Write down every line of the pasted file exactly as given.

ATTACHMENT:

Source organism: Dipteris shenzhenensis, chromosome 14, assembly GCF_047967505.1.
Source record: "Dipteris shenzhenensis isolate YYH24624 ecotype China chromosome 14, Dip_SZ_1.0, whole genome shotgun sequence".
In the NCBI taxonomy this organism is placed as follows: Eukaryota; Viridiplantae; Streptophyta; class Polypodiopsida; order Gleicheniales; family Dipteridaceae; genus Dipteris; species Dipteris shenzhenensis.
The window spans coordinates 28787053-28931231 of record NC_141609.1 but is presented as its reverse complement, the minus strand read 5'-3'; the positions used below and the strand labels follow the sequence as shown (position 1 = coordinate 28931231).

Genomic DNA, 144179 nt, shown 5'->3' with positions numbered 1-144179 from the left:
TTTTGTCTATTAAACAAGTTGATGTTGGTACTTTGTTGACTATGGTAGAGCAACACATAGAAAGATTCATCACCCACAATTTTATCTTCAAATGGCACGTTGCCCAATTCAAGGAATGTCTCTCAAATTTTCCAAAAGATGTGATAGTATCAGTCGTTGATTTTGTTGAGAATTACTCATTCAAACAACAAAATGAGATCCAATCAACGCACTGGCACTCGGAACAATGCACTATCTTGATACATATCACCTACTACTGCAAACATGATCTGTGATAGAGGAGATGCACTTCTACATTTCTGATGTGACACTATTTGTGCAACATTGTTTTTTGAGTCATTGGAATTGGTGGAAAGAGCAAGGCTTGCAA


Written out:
Source organism: Dipteris shenzhenensis, chromosome 14, assembly GCF_047967505.1.
Source record: "Dipteris shenzhenensis isolate YYH24624 ecotype China chromosome 14, Dip_SZ_1.0, whole genome shotgun sequence".
In the NCBI taxonomy this organism is placed as follows: Eukaryota; Viridiplantae; Streptophyta; class Polypodiopsida; order Gleicheniales; family Dipteridaceae; genus Dipteris; species Dipteris shenzhenensis.
The window spans coordinates 28787053-28931231 of record NC_141609.1 but is presented as its reverse complement, the minus strand read 5'-3'; the positions used below and the strand labels follow the sequence as shown (position 1 = coordinate 28931231).

Genomic DNA, 144179 nt, shown 5'->3' with positions numbered 1-144179 from the left:
TTTTGTCTATTAAACAAGTTGATGTTGGTACTTTGTTGACTATGGTAGAGCAACACATAGAAAGATTCATCACCCACAATTTTATCTTCAAATGGCACGTTGCCCAATTCAAGGAATGTCTCTCAAATTTTCCAAAAGATGTGATAGTATCAGTCGTTGATTTTGTTGAGAATTACTCATTCAAACAACAAAATGAGATCCAATCAACGCACTGGCACTCGGAACAATGCACTATCTTGATACATATCACCTACTACTGCAAACATGATCTGTGATAGAGGAGATGCACTTCTACATTTCTGATGTGACACTATTTGTGCAACATTGTTTTTTGAGTCATTGGAATTGGTGGAAAGAGCAAGGCTTGCAA